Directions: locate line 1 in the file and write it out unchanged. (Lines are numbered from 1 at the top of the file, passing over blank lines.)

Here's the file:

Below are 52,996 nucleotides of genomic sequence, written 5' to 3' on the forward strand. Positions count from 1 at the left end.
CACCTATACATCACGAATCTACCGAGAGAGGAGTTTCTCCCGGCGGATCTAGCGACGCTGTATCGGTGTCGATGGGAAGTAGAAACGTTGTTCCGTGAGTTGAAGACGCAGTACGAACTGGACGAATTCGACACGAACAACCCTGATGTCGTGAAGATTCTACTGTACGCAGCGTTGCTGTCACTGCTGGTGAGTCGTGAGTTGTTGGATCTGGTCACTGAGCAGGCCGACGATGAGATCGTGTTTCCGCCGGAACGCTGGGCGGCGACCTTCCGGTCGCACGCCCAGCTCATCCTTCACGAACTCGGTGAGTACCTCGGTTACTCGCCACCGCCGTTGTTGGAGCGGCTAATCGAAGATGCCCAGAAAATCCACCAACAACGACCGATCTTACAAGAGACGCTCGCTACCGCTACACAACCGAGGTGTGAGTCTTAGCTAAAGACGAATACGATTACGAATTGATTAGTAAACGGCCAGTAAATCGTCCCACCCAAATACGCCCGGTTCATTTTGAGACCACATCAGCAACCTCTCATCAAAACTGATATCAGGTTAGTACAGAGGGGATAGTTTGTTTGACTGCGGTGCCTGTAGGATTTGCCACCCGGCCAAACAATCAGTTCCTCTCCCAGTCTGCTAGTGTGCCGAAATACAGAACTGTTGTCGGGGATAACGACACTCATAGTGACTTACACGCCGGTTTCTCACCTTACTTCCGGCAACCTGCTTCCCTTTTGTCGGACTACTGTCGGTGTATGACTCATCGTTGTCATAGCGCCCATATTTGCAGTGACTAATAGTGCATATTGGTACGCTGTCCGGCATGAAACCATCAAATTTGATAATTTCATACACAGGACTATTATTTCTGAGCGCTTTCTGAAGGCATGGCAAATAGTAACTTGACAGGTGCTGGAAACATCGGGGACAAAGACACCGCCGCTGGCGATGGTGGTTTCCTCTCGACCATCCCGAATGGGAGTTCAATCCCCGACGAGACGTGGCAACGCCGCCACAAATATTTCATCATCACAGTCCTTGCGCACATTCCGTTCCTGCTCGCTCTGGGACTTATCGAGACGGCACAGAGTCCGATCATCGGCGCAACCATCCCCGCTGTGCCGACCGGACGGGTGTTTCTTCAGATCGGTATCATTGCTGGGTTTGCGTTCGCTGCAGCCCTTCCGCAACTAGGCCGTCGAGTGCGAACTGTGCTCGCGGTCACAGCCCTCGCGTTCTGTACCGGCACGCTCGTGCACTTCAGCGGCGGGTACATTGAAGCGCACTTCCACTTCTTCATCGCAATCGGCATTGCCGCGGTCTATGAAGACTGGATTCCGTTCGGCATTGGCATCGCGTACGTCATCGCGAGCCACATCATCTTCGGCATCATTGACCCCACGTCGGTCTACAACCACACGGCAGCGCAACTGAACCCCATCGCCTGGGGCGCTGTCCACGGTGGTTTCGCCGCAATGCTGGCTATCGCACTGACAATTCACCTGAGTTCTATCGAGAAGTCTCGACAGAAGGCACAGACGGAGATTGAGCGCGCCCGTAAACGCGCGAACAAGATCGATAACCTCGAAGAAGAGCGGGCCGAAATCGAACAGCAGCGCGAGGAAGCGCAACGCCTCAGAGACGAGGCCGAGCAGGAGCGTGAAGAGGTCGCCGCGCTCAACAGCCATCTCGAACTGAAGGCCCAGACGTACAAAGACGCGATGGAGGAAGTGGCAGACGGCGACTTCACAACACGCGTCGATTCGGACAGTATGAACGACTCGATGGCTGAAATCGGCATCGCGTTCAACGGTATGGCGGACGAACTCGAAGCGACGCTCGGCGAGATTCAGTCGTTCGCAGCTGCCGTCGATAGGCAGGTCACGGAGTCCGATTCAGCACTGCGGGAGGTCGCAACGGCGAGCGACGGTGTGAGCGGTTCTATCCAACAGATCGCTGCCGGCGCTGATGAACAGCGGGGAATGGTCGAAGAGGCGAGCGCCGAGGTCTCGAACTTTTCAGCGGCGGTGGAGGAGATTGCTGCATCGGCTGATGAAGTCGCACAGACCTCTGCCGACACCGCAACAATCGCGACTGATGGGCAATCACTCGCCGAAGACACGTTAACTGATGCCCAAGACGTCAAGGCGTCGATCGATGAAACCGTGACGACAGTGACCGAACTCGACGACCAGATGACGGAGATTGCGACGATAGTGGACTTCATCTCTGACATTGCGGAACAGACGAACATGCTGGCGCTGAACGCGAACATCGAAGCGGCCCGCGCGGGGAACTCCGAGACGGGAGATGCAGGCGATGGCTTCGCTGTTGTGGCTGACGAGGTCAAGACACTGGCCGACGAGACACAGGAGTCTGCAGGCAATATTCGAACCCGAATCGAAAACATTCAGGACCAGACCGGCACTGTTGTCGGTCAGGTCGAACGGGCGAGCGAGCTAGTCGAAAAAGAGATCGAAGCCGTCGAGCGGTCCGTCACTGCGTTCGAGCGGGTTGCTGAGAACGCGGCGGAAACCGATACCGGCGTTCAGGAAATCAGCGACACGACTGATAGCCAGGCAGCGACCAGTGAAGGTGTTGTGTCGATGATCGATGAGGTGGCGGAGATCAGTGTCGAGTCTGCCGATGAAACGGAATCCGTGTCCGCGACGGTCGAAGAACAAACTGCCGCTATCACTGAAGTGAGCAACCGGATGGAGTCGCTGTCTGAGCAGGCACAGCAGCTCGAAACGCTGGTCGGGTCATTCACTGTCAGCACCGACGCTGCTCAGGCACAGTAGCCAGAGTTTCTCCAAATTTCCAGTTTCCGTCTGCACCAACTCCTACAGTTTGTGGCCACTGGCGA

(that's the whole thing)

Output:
Below are 52,996 nucleotides of genomic sequence, written 5' to 3' on the forward strand. Positions count from 1 at the left end.